Competition Commission of India finds no infringement of the Competition Act in Vishal Gupta and Albion Infotel limited – cases against Google

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In an order dated, 12/07/2018 – Competition Commission of India found no evidence of infringement in complaints filed by Vishal Gupta and Albion Infotel limited against Google. The Commission examined three issues on record as explained below and concluded that Google has demonstrated that it followed a fair, legitimate process using clear, accessible and pro-consumer policies. The Commission also noted – that Google provides sufficient data to advertisers on the performance of their advertisements and no contravention of the provisions of the Act can be attributed to the Google’s bidding process.

Statement from Google Spokesperson:

“We are pleased that, after a thorough analysis, the Commission has confirmed Google’s conduct to be fair, pro-consumer, and compliant with competition law. We are committed to ensuring that our users have a safe experience when clicking on ads on our platform.”

Key observations in the order are summarised below:

 Issue No. 1

Whether the Adwords accounts of the Informants were suspended by Google in an unfair or discriminatory manner

  1. The Informants, thus, have no ground to claim that Google’s enforcement action was unfair and contrary to Section 4(2)(a)(i) of the Act. On the other hand, Google has demonstrated that it followed a fair, legitimate process using clear, accessible and pro-consumer policies.
  2. The Commission accordingly agrees with the DG’s conclusions that the termination of the accounts operated by the Informant-1 and the Informant-2 for well documented violations of the AdWords Policies, under clause 11 of the AdWords Terms & Conditions, was fair and legitimate. It did not amount to an infringement of the Act.

Issue No. 2

Whether Google imposes unfair conditions in two clauses of Google’s Adwords terms and conditions and whether this amounts to an abuse of dominance under the Act?

  1. Clause 11, as applied across the AdWords platform, is also beneficial because it removes advertisers who violate the applicable laws or Google’s policies, using the system to their advantage and harming consumes. Such advertisements and accounts harm competition as business may be diverted from genuine competition to ineffective solutions; and consumers are disincentivised from accessing a useful platform as a result of bad experiences, which threatens the long-term operation and profitability of the market.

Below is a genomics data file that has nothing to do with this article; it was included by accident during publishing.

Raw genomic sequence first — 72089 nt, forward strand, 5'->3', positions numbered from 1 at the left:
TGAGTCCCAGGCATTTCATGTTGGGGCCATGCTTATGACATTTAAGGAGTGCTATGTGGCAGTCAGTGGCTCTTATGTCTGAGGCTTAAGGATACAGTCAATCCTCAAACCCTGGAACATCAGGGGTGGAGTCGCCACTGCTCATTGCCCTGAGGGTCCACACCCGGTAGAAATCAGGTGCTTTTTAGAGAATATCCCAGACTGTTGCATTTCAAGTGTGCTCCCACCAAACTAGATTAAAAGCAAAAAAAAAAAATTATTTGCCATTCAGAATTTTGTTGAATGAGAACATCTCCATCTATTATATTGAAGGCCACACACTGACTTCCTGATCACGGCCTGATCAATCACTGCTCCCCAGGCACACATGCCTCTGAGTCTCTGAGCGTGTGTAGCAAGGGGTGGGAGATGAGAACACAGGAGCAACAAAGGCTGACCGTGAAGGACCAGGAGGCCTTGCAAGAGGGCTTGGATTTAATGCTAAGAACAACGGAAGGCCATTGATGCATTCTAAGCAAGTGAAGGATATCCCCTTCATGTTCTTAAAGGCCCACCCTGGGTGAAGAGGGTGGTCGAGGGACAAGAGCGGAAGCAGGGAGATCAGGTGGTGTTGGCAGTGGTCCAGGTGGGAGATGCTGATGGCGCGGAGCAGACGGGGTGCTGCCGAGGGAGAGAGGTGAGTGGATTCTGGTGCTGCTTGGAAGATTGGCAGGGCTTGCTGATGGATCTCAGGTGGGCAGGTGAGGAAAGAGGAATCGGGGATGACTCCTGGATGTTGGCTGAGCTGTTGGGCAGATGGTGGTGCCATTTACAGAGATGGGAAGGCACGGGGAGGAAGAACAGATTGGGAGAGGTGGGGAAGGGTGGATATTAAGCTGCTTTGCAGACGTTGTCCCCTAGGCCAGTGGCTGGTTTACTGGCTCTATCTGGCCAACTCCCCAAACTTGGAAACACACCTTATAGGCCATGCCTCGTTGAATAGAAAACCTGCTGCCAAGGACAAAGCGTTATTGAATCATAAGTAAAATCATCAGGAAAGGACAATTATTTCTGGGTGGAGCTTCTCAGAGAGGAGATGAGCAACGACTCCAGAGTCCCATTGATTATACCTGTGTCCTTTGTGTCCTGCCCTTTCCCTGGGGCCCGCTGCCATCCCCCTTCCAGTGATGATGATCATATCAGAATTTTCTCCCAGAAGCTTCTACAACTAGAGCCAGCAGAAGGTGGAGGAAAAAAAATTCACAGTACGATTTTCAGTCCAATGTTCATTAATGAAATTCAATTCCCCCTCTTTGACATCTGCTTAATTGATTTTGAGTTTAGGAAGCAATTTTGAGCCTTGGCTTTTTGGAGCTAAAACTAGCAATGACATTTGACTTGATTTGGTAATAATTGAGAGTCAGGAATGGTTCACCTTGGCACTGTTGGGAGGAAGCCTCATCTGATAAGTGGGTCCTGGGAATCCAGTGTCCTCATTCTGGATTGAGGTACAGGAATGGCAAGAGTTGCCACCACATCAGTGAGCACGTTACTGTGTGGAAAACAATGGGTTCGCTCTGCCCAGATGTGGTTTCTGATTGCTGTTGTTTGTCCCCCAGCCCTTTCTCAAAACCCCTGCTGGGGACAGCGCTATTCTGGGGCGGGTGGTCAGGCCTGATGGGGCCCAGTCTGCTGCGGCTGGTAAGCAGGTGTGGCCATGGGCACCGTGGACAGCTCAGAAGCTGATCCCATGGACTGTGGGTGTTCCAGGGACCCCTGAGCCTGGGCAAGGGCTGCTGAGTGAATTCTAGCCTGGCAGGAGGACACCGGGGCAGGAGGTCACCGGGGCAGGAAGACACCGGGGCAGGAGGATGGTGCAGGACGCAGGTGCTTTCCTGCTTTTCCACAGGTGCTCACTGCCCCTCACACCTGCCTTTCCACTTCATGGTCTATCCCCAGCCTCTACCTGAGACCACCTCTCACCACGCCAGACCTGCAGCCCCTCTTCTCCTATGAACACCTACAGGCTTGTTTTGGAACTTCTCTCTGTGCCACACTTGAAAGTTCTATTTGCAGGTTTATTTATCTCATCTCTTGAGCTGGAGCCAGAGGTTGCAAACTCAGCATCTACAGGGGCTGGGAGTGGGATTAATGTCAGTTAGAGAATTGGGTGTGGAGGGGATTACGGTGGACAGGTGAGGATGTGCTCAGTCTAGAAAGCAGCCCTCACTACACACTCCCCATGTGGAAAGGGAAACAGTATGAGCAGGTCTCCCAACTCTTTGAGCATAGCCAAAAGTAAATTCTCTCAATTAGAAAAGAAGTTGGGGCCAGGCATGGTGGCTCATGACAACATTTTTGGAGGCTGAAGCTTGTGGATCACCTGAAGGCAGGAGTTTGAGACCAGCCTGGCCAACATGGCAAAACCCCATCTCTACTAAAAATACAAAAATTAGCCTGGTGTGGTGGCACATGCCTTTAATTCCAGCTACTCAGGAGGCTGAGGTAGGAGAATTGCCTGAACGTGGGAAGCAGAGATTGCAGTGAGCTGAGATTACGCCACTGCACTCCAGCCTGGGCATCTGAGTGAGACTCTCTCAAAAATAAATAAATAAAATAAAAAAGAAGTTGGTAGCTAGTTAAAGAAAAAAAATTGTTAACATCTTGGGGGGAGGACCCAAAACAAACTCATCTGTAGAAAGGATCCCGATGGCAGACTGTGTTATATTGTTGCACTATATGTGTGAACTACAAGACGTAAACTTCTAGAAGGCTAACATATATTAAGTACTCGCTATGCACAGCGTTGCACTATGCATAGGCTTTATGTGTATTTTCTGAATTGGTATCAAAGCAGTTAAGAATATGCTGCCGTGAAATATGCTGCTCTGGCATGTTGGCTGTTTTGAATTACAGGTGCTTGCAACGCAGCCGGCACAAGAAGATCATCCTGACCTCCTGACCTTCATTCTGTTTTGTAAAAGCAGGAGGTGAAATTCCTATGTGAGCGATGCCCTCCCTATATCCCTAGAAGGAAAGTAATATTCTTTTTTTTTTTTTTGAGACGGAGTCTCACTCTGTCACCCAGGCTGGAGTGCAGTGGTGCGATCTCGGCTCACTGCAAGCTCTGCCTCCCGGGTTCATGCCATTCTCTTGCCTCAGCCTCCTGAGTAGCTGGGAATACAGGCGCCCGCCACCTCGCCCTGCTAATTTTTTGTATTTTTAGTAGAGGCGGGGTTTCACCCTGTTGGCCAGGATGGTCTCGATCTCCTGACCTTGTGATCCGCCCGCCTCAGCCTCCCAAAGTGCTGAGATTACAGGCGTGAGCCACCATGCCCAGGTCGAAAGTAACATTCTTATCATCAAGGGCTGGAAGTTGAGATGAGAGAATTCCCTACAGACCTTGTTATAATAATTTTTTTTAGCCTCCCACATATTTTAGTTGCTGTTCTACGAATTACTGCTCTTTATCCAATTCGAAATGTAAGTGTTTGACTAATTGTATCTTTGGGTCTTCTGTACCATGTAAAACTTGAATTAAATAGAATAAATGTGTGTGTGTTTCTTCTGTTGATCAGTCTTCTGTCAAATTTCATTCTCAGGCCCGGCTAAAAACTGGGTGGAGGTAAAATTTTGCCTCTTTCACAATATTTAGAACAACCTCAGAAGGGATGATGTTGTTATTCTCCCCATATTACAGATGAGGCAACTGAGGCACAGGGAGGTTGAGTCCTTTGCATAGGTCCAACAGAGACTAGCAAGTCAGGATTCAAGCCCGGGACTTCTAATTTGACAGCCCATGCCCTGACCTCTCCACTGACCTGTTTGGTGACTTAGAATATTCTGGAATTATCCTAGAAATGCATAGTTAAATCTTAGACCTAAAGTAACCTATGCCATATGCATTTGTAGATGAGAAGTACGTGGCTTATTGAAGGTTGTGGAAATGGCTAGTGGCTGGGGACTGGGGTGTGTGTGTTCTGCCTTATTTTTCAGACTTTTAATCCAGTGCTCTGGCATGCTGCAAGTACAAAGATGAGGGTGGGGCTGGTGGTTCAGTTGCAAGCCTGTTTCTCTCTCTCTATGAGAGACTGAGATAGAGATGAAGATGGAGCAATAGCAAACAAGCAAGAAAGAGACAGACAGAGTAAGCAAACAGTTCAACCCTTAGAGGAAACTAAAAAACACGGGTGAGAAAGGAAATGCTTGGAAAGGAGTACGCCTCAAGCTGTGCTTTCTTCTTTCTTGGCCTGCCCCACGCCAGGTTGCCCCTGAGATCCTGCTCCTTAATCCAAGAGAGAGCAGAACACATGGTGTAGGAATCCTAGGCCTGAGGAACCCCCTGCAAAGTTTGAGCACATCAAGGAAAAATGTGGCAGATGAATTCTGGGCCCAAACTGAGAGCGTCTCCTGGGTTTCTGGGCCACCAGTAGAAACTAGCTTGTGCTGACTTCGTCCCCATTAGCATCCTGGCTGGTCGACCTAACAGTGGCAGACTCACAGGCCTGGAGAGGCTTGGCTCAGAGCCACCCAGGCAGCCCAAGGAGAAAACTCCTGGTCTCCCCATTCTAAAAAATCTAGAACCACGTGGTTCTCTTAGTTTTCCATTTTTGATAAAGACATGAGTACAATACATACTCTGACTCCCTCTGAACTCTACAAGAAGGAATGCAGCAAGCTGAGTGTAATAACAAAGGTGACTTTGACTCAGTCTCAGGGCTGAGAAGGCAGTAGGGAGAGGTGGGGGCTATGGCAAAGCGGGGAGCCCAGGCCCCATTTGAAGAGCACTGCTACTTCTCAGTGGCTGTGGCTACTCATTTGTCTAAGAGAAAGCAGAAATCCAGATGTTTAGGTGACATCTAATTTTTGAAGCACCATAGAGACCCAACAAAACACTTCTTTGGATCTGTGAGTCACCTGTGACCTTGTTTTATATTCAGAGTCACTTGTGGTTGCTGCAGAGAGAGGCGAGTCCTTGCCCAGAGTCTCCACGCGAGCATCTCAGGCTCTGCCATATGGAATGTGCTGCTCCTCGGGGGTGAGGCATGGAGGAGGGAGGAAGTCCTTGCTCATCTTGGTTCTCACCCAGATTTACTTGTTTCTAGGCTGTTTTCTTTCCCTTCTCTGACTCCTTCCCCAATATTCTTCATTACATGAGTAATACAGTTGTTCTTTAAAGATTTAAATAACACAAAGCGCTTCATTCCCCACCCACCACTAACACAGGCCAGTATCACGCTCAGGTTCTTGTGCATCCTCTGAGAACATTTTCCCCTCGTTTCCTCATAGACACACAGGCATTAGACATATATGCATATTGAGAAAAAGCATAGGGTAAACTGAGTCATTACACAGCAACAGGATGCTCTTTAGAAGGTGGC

2. In the present cases, the Informants voluntarily agreed to Google’s terms and conditions, including a number of policies governing their conduct, such as the AdWords Policies. These terms are simple, coherent and easy to understand.
  3. The Commission also notes that the DG itself recognized that Clause 11 was used to protect users, when exercised to terminate the accounts of the Informants. Moreover, the Informants have nowhere been able to show that they have been discriminated against others by way of application and implementation of Clauses 4 & 11.

Issue No. 3 

Whether the bidding process of Google Adwords is extremely opaque and not transparent?

  1. Having examined the issue, the Commission is of the considered opinion that this aspect has already been considered extensively and carefully in its order issued in Case Nos. 07 & 30 of 2012. In the said order, the Commission found that “the DG’s concerns regarding disclosure of advertiser performance data by Google does not appear to be well founded…[and]…Google provides sufficient data to advertisers on the performance of their advertisements.”

The Commission is of the opinion that the same conclusion applies in the present cases, as the DG’s claims are identical to those alleged in Case Nos. 07 & 30 of 2012 and given the short lapse of time since that order, there is no reason to assume that Google has deviated from its policies in providing sufficient useful information to advertisers that allow it to fairly evaluate their campaigns.

As a result, the Commission holds that Google provides sufficient data to advertisers on the performance of their advertisements and no contravention of the provisions of the Act can be attributed to the Google’s bidding process.

  1. Accordingly, no case of contravention of the provisions of Section 4 of the Act is made out against Google in respect of the allegations of opacity of its Quality Score.

Detailed Order available here:

What is the case about?

These cases concern enforcement action taken by Google’s Ads Team in Autumn 2013 against two “remote technology support” companies (Vishal Gupta/Audney Infotel and Albion Infotech).

Legitimate remote tech specialists help consumers fix problems with their computers or devices from a remote location.

However, there exist several remote tech companies who engage in nefarious practices, such as credit card fraud, installation of malware, implied or misleading affiliation with 1st-party developers or well known tech companies, enrolling users in recurring billing subscriptions without their prior knowledge, breaking anti-spam rules, and using false diagnosis information and scare tactics to encourage users to engage in their services.

Many of these companies have already been the subject of regulatory enforcement under consumer protection laws around the world.

Google has taken action against many such RTS companies for breaches of the AdWords policies (and removed their harmful ads from its platform). These policies and Google’s enforcement are aimed at protecting users, other legitimate advertisers, and the AdWords platform.

In early 2014, Vishal Gupta/Audney Infotel and Albion Infotech complained to the CCI about Google’s conduct.  The CCI commenced its investigation in September 2014.